Crisis on the Color Line

After 100 years of 'pleading our own cause,' is the NAACP equal to the task ahead?

So, at seminal moments in American history—the first World War, the Great Migration, the Great Depression, the civil rights struggle—The Crisis kept the score, via dispatches “rooted in local communities and paying particular attention to the color line,” says Sullivan. In each issue, a section called “Along the Color Line” sparked conversation under subject areas like “America,” “Europe,” “Schools,” “Folks” and “Sport.” The section “Work, Wealth, and Waste” kept readers informed about the economy; while “Mr. James Crow” listed that month’s tally of racial discriminations and controversies from across the nation. Letters to the editor streamed into the Manhattan offices; in the December 1930 issue, education advocate Mary McLeod Bethune and liberal lawyer Clarence Darrow were published side by side. The process became a form of editorial espionage, as the magazine elevated kitchen-table whispers and barbershop conversations to a national plane. 

It only helped that the NAACP leadership over the years boasted a remarkable concentration of writers and media figures, from Wells and Du Bois to Walter White, Roy Wilkins and James Weldon Johnson—to name a few. Their talents, connections and interest in creating a virtual town hall were critical to the magazine’s success.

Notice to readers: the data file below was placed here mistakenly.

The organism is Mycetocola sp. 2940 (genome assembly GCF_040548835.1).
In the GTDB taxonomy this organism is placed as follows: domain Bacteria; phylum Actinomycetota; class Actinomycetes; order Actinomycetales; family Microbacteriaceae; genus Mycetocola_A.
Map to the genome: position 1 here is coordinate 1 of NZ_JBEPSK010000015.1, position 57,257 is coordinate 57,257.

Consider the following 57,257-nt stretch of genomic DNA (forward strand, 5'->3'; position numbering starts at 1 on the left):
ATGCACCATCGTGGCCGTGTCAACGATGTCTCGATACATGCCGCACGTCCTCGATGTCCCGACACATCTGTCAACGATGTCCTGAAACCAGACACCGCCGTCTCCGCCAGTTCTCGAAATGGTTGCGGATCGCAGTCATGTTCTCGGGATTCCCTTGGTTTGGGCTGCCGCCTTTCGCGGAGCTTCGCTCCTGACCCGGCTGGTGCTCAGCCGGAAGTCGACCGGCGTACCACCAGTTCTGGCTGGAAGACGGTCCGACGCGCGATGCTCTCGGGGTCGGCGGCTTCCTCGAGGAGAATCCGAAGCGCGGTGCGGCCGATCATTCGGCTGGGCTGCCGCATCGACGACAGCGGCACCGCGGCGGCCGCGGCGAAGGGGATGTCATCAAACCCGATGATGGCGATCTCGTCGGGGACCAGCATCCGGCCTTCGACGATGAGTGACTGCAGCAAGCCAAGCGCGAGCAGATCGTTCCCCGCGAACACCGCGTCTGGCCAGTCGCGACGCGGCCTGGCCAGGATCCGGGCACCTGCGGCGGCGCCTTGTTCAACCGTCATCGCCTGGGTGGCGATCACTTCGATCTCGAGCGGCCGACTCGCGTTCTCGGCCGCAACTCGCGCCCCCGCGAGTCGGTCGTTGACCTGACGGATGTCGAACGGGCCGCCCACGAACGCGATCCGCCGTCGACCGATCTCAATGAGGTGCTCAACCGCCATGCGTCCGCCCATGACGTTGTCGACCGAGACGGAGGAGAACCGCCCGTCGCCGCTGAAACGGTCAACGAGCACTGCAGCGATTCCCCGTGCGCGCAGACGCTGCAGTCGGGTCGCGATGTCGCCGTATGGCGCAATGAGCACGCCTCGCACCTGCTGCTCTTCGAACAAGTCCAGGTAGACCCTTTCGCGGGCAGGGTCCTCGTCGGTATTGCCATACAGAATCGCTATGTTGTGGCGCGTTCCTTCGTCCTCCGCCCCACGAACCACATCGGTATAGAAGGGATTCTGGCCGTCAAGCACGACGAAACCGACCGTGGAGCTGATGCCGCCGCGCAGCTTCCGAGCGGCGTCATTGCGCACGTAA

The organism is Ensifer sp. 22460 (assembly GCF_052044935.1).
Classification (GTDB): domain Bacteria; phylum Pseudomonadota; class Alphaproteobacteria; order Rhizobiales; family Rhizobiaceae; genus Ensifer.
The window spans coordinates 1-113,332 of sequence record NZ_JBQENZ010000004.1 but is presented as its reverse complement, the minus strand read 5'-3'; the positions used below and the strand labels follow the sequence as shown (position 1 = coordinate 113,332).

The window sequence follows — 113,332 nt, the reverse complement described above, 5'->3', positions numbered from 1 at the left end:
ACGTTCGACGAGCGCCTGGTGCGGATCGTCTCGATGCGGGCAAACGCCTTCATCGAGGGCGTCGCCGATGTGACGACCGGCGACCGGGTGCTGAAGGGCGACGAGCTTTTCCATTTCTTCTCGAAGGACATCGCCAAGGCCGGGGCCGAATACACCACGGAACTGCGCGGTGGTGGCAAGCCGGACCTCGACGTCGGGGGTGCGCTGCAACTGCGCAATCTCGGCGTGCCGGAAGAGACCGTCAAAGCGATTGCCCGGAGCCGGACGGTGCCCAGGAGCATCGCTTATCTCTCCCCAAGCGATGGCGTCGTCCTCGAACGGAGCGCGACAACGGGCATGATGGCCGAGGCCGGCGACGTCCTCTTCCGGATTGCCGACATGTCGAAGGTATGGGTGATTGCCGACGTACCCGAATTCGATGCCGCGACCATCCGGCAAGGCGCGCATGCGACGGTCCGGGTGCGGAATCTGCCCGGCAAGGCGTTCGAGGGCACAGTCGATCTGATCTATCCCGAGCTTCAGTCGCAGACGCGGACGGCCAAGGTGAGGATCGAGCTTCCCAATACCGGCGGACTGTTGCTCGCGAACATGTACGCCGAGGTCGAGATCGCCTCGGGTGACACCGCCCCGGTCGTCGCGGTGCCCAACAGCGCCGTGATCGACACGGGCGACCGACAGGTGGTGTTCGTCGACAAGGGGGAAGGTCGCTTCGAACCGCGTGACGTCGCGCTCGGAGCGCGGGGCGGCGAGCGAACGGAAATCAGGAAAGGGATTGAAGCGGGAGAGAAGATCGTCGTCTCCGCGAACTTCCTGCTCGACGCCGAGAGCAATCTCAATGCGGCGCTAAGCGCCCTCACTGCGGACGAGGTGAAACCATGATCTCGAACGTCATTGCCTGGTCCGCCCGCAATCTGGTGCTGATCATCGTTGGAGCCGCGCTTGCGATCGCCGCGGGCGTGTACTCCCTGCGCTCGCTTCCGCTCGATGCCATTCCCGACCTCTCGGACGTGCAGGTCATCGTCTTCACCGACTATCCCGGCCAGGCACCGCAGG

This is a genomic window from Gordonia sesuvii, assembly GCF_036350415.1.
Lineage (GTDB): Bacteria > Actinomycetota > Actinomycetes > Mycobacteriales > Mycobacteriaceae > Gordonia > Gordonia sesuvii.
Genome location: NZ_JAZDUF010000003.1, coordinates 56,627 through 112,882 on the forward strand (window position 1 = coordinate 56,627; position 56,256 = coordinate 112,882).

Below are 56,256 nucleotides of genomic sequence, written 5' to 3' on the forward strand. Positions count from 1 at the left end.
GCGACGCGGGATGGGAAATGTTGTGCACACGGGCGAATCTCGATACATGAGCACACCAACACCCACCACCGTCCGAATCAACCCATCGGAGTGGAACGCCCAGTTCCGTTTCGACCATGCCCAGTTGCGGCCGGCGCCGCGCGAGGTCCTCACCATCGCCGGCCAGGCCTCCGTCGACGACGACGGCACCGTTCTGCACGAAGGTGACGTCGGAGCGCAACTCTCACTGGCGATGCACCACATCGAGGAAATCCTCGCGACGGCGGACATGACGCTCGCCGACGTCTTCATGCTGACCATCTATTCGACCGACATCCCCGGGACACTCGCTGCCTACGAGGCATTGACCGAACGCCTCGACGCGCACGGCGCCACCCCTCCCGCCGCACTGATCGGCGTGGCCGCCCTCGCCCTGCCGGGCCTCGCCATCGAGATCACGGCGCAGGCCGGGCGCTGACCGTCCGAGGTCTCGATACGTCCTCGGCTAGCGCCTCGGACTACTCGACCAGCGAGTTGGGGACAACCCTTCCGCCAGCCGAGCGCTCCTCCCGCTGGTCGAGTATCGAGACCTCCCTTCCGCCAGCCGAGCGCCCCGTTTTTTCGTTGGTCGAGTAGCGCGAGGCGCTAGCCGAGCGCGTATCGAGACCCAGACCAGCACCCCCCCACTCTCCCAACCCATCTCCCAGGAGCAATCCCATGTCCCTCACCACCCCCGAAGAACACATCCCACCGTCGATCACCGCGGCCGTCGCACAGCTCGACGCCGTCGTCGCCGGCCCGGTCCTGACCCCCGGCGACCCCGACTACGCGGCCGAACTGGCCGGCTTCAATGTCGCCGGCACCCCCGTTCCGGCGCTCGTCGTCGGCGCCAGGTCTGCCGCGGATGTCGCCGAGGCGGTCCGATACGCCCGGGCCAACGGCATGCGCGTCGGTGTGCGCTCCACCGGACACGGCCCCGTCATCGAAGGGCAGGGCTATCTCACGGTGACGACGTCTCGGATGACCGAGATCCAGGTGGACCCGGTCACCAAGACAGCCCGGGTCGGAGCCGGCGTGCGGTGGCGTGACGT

But by far the most significant contributor to the early Crisis magazine was Du Bois, its intrepid editor-in-chief. Until he passed the torch to Roy Wilkins in 1934, most issues carried a “postscript by W.E.B. Du Bois” column—signed, always, in his flourished script. Roger Wilkins, whose family knew Du Bois intimately, says that the abolitionist co-founders wanted Du Bois for president of the fledgling NAACP—a figurehead position. Du Bois, however, believed in the news medium. “He wanted to be director of publications—he knew there was a message, that there needed to be a message; and he was determined to use this vehicle to get the message out.” While there were many other black media outlets, large and small—New York’s Amsterdam News, the Chicago Defender, the Jackson Advocate—his stewardship of The Crisis made it a giant among black reviews of arts, culture and politics. “It was Du Bois,” says Bond. “It was his unceasing criticism of white supremacy. These other papers played a role, but never as brilliantly or as incisively as he did.” 

Under Du Bois’ leadership, The Crisis maintained an unpredictable, hybrid sensibility. Some content was political—the very first editorial lambasts school segregation in the North, says Sullivan. Some writing was purely literary—Harlem Renaissance scribes Langston Hughes, Countee Cullen and Jean Toomer all wrote for The Crisis. For a time, mid-century, the magazine offered a $1,000 “Du Bois Literary Prize” to encourage creative writing and sold copies of black novels under its “Crisis Publishing Company” imprint. The Crisis was one of the few magazines to regularly feature black women on its cover. It advertised both steamship tickets and upholstery, higher education and beauty products; one period hair advertisement insisted: “No, we cannot all be beautiful—but we can be neat and attractive.”